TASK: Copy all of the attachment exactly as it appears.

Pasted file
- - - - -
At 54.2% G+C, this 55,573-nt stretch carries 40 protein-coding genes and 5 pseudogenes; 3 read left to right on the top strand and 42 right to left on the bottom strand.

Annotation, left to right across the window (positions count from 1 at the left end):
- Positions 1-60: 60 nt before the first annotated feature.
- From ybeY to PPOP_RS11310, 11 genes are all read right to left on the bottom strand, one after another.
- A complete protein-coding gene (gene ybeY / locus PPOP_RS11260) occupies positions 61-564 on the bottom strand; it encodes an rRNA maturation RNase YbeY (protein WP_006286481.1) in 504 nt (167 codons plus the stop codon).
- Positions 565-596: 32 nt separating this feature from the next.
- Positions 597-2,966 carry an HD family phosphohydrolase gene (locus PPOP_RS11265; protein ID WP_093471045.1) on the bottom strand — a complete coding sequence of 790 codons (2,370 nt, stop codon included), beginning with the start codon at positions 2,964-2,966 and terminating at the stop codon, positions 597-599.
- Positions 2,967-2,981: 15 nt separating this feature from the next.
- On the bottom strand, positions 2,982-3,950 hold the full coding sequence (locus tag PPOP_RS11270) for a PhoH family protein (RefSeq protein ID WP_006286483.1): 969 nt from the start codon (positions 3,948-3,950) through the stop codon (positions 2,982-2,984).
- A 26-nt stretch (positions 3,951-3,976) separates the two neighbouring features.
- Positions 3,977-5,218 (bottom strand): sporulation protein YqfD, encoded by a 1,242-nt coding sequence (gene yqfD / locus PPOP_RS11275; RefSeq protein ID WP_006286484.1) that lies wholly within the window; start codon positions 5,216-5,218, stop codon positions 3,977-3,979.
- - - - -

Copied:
At 54.2% G+C, this 55,573-nt stretch carries 40 protein-coding genes and 5 pseudogenes; 3 read left to right on the top strand and 42 right to left on the bottom strand.

Annotation, left to right across the window (positions count from 1 at the left end):
- Positions 1-60: 60 nt before the first annotated feature.
- From ybeY to PPOP_RS11310, 11 genes are all read right to left on the bottom strand, one after another.
- A complete protein-coding gene (gene ybeY / locus PPOP_RS11260) occupies positions 61-564 on the bottom strand; it encodes an rRNA maturation RNase YbeY (protein WP_006286481.1) in 504 nt (167 codons plus the stop codon).
- Positions 565-596: 32 nt separating this feature from the next.
- Positions 597-2,966 carry an HD family phosphohydrolase gene (locus PPOP_RS11265; protein ID WP_093471045.1) on the bottom strand — a complete coding sequence of 790 codons (2,370 nt, stop codon included), beginning with the start codon at positions 2,964-2,966 and terminating at the stop codon, positions 597-599.
- Positions 2,967-2,981: 15 nt separating this feature from the next.
- On the bottom strand, positions 2,982-3,950 hold the full coding sequence (locus tag PPOP_RS11270) for a PhoH family protein (RefSeq protein ID WP_006286483.1): 969 nt from the start codon (positions 3,948-3,950) through the stop codon (positions 2,982-2,984).
- A 26-nt stretch (positions 3,951-3,976) separates the two neighbouring features.
- Positions 3,977-5,218 (bottom strand): sporulation protein YqfD, encoded by a 1,242-nt coding sequence (gene yqfD / locus PPOP_RS11275; RefSeq protein ID WP_006286484.1) that lies wholly within the window; start codon positions 5,216-5,218, stop codon positions 3,977-3,979.